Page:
If money is tight and you are struggling to repay overwhelming debts or bills, you may be considering a payday loan. But what is a payday loan? And how do they work? You may also be wondering about the implications of not repaying your payday loan. In short, a payday loan is a loan that is taken out short-term, often incurring a high interest rate. Typically, they require repayment within a two week payday cycle. They are often intended to fill an immediate need given their quick availability, but can be dangerous when not repaid immediately. In fact, they can encourage you to rack up more debt and often take advantage of Canadians who are unable to borrow from other sources like regular lenders and banks.
What is a payday loan?
The term ‘payday loan’ is pretty misleading. It implies a loan that is tied against a paycheque, but that is far from the reality. So, what is a payday loan? A payday loan is a short term loan that usually incurs a high interest rate. It is lent by a third party, and gets it name from the idea that the terms and conditions of the loan are in line with a two week pay cycle. Payday loans typically allow you to borrow around half of the take home pay on your paycheque. The idea is that a payday loan will tide you over until you receive your paycheque within two weeks, with the addition of interest. The most important thing to note is that the interest rate on payday loans on an annualized basis is much, much higher than other forms of debt like credit card debt, lines of credit, and even bank loans. You can borrow up to $1,500, and in Alberta, British Columbia, Manitoba, New Brunswick, and Ontario, you have up to 62 days to repay a payday loan. Your debt will increase if you cannot pay it back on time, and you will face further interest charges and fees.
What happens when you take out a payday loan?
Payday loan lenders are often private companies or institutions. If you are thinking of taking out a payday loan, here is what you should expect:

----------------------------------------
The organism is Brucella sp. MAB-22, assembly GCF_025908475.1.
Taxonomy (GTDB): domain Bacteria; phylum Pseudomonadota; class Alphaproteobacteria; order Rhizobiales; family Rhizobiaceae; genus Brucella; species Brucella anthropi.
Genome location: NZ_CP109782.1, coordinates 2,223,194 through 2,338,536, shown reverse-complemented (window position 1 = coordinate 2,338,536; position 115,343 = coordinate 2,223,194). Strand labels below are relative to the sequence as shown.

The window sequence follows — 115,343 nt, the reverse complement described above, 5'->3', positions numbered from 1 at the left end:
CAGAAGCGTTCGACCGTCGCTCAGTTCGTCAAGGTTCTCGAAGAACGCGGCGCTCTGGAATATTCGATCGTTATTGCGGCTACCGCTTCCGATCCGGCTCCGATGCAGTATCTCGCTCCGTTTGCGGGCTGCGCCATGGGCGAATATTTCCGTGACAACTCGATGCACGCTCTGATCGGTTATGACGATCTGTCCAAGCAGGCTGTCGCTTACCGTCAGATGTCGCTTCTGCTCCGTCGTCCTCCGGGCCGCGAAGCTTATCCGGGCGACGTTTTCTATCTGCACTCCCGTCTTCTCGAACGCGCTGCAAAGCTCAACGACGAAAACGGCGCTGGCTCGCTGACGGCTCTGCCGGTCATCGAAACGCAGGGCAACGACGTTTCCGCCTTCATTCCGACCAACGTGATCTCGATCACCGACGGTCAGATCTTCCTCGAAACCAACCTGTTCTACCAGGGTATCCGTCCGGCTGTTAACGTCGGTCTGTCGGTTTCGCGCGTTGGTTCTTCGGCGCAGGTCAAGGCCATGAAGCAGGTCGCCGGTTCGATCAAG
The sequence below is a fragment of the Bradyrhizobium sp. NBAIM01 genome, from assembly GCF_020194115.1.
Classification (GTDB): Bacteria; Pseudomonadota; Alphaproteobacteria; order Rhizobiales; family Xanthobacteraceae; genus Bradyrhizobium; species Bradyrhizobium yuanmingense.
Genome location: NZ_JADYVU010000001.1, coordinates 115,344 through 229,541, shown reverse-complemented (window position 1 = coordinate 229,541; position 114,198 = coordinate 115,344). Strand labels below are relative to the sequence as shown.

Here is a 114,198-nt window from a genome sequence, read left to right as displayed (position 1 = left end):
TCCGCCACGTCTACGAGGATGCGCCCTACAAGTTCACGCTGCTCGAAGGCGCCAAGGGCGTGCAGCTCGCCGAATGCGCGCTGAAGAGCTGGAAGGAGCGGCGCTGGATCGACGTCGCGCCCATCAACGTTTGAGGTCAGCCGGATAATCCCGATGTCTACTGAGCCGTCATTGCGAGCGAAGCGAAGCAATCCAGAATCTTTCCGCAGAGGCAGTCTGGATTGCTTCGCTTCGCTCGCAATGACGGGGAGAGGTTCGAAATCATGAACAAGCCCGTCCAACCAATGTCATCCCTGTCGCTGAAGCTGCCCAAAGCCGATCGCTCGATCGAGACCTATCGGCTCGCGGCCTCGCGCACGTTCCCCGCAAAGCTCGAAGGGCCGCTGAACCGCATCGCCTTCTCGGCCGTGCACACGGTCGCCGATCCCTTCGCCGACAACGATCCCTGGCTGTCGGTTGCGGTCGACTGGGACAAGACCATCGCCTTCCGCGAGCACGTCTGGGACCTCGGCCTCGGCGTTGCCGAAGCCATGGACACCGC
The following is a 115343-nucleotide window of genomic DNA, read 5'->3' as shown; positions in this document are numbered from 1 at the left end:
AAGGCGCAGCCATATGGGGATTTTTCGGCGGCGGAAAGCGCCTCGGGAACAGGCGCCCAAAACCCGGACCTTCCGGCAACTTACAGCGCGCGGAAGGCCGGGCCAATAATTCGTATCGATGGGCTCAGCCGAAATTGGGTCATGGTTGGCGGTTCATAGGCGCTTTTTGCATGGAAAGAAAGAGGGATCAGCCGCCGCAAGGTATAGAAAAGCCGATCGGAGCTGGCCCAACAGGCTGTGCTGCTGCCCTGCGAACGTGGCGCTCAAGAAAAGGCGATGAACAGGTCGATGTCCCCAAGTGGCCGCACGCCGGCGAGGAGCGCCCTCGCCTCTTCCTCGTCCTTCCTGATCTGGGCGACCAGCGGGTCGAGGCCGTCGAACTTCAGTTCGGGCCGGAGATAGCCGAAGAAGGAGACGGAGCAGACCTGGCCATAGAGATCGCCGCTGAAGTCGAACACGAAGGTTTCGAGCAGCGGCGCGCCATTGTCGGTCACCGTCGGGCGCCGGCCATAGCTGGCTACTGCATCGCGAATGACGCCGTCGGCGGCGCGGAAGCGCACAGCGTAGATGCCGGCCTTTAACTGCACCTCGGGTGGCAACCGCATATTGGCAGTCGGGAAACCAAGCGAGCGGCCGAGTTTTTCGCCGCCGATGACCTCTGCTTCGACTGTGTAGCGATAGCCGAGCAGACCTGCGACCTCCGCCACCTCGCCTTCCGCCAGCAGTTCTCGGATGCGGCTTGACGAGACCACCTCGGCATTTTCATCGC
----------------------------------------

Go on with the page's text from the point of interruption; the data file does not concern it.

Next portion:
- Payday lenders will want to see proof of a regular income, a bank account, and a fixed address
- You will need to complete a form to allow the lender to take the total payday loan amount, including fees, from your bank account on its due date
- Your money will be paid into your bank account, given as cash, or offered as a loan on a prepaid card
- You will need to sign an agreement including the loan costs, interest, fees, and due date
Things to ask a payday loan lender
There are a number of key considerations you should make before taking out a payday loan. Before you borrow, you should ask your payday loan lender the following:
- What is the total cost of borrowing a payday loan?
- Can you provide a breakdown of the fees, charges, and interest of the payday loan?
- What date is the payday loan due?
- What is the maximum cost you can be charged for the payday loan?
- What are the fees applied if you cannot pay your payday loan in time?
- Is there a cooling off period?
- Can you share a copy of the loan agreement?
What are the disadvantages of payday loans?
Although they offer a quick way to receive emergency funds and are becoming increasingly popular across Canada, there are a number of disadvantages of payday loans. The primary disadvantage is their extremely high interest rates. Should you not be able to repay your payday loan when it is due, there are further disadvantages including fees and additional interest to be paid. Their strict terms including one full repayment of the payday loan and interest can be considered predatory, to take advantage of those in need of financial help. Borrowers should also be wary of which payday lender they choose. Some lenders are illegitimate, and do not follow the rules laid out to protect Canadians borrowing money. Make sure the payday lender you choose is licensed by contacting your provincial consumer affairs office, and be extra cautious of payday lenders located outside of Canada. Should you incur problems with a lender in another country, it can be challenging to resolve them. You should also be wary of online sites claiming to offer payday loans, as many will defer to other payday lenders.